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No phones, talking or dinners: Inside a 10-day silent meditation camp in Singapore

We tried Vipassana meditation – which Twitter co-founder Jack Dorsey and author Yuval Noah Harari are huge advocates of – right here in Singapore.

No phones, talking or dinners: Inside a 10-day silent meditation camp in Singapore

Sarimbun Scout Camp where the writer attended a Vipassana meditation camp before the pandemic. (Photo: Joyce Yang)

“Where on Earth is Sarimbun Scout Camp?” was the first thing my friends said when I told them I would be uncontactable for 10 days.

The north of Singapore is often associated with animal farms and plant nurseries, but few know it is frequented by a small community that, once in a while, voluntarily drops everything to meditate for a hundred hours.

The thought of spending 10 days in utter silence without devices, entertainment, hot showers, and even dinners is unnerving for many people. Yet it’s become an annual ritual for some. Before the pandemic struck, I had the pleasure of joining them for a Vipassana meditation camp.


Vipassana means “insight” in Sanskrit. It means to see things as they really are by paying disciplined attention to our physical sensations. The practice stems from Buddhism but is secular, not unlike yoga. Proponents include Twitter co-founder Jack Dorsey and Yuval Noah Harari, the author of Sapiens: A Brief History Of Humankind.

Whether you’re attending the course in an idyllic farmhouse in New Zealand or a temple in Myanmar, the course schedule is identical across the globe: You wake up at 4am and basically spend the rest of the day meditating – either by yourself or in groups – or listening to teachers until lights out at 930pm.

Female and male coursemates stayed on different levels during the meditation camp. (Photo: Joyce Yang)

Two things stood out to me. One, we would meditate for 10 whole hours every day. Two, our last meal of the day would be served at 11am. This was glaring because, on any given day, I would still be working through my coffee at that time. We also had to abide by five precepts:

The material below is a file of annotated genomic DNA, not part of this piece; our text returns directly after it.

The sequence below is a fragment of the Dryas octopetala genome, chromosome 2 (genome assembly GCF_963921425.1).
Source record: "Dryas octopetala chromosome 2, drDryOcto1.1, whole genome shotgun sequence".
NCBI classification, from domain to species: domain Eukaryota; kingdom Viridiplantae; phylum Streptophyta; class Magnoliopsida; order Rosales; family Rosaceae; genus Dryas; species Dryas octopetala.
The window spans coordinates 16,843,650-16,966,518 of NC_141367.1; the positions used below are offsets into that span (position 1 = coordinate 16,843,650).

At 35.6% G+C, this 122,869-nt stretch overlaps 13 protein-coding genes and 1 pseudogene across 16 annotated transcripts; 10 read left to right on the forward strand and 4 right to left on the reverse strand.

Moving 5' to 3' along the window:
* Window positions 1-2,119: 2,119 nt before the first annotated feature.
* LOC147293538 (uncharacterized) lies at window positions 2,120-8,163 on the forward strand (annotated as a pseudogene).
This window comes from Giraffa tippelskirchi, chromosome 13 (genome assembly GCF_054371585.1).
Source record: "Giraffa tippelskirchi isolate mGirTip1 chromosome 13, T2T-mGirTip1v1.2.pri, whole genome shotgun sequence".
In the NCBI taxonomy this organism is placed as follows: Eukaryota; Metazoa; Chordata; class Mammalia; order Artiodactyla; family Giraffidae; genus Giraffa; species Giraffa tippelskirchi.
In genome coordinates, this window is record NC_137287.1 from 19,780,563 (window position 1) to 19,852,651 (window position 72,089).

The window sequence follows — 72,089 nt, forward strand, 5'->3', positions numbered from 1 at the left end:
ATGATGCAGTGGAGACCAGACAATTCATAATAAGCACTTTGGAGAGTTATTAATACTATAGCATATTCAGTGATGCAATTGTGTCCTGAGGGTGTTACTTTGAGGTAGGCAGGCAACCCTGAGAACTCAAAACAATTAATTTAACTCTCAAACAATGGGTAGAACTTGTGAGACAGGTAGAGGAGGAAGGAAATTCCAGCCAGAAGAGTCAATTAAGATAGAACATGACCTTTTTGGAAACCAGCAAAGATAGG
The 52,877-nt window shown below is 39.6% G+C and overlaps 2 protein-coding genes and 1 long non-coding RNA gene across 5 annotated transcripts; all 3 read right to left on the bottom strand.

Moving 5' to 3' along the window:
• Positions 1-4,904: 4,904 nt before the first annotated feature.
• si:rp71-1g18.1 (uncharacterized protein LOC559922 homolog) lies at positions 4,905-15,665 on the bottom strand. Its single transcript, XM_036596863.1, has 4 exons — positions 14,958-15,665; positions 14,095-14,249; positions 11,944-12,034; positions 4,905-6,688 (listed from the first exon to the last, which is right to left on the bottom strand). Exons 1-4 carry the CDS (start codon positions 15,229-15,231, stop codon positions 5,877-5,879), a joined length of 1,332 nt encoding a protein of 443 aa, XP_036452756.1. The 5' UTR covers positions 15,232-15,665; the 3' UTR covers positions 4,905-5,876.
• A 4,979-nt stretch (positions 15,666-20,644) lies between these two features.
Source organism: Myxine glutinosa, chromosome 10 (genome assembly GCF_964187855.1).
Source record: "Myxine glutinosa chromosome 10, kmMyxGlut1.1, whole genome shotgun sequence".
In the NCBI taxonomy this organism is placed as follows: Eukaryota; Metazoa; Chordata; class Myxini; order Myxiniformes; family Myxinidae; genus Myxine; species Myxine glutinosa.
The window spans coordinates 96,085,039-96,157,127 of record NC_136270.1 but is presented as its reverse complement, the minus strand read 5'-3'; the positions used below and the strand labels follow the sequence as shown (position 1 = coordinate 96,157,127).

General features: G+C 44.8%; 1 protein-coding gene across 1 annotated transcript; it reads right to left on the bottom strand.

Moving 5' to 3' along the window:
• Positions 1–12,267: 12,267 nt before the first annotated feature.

1. We shall not commit wrong speech, which explains why a vow of silence is warranted. This means not speaking, gesturing, writing notes or even making eye contact with another course mate.

2. We shall not take another being’s life. That includes mosquitoes and spiders and explains why only vegetarian meals will be served.

3. We shall not consume intoxicants that would disrupt your sobriety. That includes alcohol, drowsy medication and painkillers.

4. We shall not steal.

5. We shall not partake in sexual activity.

On top of severing contact with the world, we would also have no access to books, magazines, films, podcasts, music and the news. Essentially, the course would starve our minds of information and entertainment in any way, shape or form. You would be forgiven for thinking this sounds like a cult. I did, too. But curiosity led me to Kranji MRT station on a Saturday morning, where I waited for a bus that would take me through a series of dirt roads to Sarimbun Scout Camp.

There were about 20 of us. We were mostly made up of aunties and uncles in their fifties, a handful of millennials, and one elderly who, despite being English-illiterate, had flown to Singapore to attend the course. The course operates on a donation basis and funds collected on its last day will go towards organising the following one.

We were asked to bring our own sleeping bags. (Photo: Joyce Yang)

Male and female coursemates were strictly separated. Our living quarters were minimal but adequate. Meals would be had at a tiny canteen. Air-conditioned dormitories came with bunk beds and slept up to six people each. Someone found a dead bird in the dingy shower facility which, might I add, does not have warm water. There was a lush backyard with a chance of squirrel and wild boar sightings.

The canteen. (Photo: Joyce Yang)

My roommates were a psychotherapist from Hong Kong, a yoga instructor from Spain, a local PR professional, an unemployed 27-year-old and a homemaker in the midst of relocating to Dubai. We enjoyed the last of human interaction before taking our vow of silence later that evening, and I wondered if all of us would make it to Day 10.


The homemaker left after the first day. Honestly, I had a hunch she would because she was shocked when asked to surrender her phone the previous day. She might not have known what she had signed up for at all. Besides, being a mother of a young boy must make isolation all the more trying.

The first three days were spent mastering Anapana, the observation of natural respiration. For 10 hours a day, I sat still and noticed how my breath felt on my upper lip. Does it feel tingly, warm, or cold? Did I inhale and exhale through the same nostril, and which one? I could easily think of a million better ways to spend 10 hours, but that’s not to say it was easy.

The shower facility. (Photo: Joyce Yang)

On the contrary, it was colossally challenging. I’ve never registered how restless my mind is until I had to tame it. I could not help dozing off, adjusting my seating position, and opening my eyes to see if others were struggling, too. Instead, I would find my neighbour in the same upright posture every time; her laser-sharp focus was a mockery of my own “monkey” mind. At the end of the course, I would learn that she had spent a year meditating in a Japanese monastery where she endured sub-zero temperatures. Obviously, she had already played this game in “expert” mode.